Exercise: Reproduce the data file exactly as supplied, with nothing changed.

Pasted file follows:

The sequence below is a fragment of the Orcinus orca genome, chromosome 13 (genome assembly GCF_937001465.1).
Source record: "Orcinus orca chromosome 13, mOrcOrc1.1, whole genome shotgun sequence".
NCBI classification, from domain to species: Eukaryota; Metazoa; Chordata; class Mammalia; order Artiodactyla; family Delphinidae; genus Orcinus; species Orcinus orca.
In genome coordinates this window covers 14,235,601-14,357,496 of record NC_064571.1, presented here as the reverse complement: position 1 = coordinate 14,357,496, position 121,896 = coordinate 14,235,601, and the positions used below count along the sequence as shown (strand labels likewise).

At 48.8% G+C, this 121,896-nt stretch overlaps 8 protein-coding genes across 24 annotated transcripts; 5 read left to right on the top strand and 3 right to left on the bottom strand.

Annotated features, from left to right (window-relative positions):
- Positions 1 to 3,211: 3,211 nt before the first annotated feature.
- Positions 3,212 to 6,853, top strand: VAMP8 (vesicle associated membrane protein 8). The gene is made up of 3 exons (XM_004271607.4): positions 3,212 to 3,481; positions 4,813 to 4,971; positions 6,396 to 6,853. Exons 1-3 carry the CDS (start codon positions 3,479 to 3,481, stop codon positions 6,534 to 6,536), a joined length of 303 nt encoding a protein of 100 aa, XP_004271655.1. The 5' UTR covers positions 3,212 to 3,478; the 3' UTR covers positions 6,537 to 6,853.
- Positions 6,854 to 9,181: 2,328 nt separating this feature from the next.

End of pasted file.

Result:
The sequence below is a fragment of the Orcinus orca genome, chromosome 13 (genome assembly GCF_937001465.1).
Source record: "Orcinus orca chromosome 13, mOrcOrc1.1, whole genome shotgun sequence".
NCBI classification, from domain to species: Eukaryota; Metazoa; Chordata; class Mammalia; order Artiodactyla; family Delphinidae; genus Orcinus; species Orcinus orca.
In genome coordinates this window covers 14,235,601-14,357,496 of record NC_064571.1, presented here as the reverse complement: position 1 = coordinate 14,357,496, position 121,896 = coordinate 14,235,601, and the positions used below count along the sequence as shown (strand labels likewise).

At 48.8% G+C, this 121,896-nt stretch overlaps 8 protein-coding genes across 24 annotated transcripts; 5 read left to right on the top strand and 3 right to left on the bottom strand.

Annotated features, from left to right (window-relative positions):
- Positions 1 to 3,211: 3,211 nt before the first annotated feature.
- Positions 3,212 to 6,853, top strand: VAMP8 (vesicle associated membrane protein 8). The gene is made up of 3 exons (XM_004271607.4): positions 3,212 to 3,481; positions 4,813 to 4,971; positions 6,396 to 6,853. Exons 1-3 carry the CDS (start codon positions 3,479 to 3,481, stop codon positions 6,534 to 6,536), a joined length of 303 nt encoding a protein of 100 aa, XP_004271655.1. The 5' UTR covers positions 3,212 to 3,478; the 3' UTR covers positions 6,537 to 6,853.
- Positions 6,854 to 9,181: 2,328 nt separating this feature from the next.